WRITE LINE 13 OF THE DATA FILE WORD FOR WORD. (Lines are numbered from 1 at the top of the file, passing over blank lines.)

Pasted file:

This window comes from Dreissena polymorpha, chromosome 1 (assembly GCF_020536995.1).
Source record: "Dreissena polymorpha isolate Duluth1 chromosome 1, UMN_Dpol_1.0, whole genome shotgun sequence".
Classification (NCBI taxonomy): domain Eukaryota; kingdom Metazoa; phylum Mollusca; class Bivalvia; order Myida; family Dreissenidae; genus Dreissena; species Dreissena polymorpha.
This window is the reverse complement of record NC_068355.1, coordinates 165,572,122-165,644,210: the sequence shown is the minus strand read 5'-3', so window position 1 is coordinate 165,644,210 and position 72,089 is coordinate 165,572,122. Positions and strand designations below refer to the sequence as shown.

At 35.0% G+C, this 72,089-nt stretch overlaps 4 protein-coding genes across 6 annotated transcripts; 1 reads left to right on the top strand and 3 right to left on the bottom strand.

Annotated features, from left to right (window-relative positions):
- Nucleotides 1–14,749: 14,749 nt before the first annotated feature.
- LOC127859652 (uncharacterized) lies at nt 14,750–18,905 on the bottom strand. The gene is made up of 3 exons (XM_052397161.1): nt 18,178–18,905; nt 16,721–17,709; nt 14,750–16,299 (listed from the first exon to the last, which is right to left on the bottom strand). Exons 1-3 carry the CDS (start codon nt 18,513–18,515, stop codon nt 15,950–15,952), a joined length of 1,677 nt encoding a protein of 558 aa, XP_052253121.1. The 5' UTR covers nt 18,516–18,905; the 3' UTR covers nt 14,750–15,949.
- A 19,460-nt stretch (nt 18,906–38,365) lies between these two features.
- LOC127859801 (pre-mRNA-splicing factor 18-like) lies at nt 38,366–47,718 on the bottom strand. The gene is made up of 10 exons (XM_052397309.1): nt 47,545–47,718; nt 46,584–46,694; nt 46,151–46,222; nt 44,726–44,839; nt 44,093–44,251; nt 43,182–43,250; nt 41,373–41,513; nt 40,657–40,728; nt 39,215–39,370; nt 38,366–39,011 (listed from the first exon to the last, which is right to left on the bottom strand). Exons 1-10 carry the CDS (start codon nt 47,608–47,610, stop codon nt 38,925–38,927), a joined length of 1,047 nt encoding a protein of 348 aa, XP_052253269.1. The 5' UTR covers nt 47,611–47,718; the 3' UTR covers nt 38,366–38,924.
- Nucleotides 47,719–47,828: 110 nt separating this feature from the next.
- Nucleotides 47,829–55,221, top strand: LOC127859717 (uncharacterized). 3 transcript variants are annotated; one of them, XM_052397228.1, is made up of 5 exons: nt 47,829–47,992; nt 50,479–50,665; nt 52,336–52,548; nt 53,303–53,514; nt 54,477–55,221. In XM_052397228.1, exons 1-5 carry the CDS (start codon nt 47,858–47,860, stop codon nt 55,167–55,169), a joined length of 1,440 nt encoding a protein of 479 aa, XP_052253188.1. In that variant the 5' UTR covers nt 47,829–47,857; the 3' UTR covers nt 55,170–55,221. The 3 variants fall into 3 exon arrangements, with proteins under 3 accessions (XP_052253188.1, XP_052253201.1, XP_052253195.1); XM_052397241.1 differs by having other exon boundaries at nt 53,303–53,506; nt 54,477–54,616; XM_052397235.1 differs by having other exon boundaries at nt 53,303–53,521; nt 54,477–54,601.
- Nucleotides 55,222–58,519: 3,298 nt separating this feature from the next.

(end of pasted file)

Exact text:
- Nucleotides 55,222–58,519: 3,298 nt separating this feature from the next.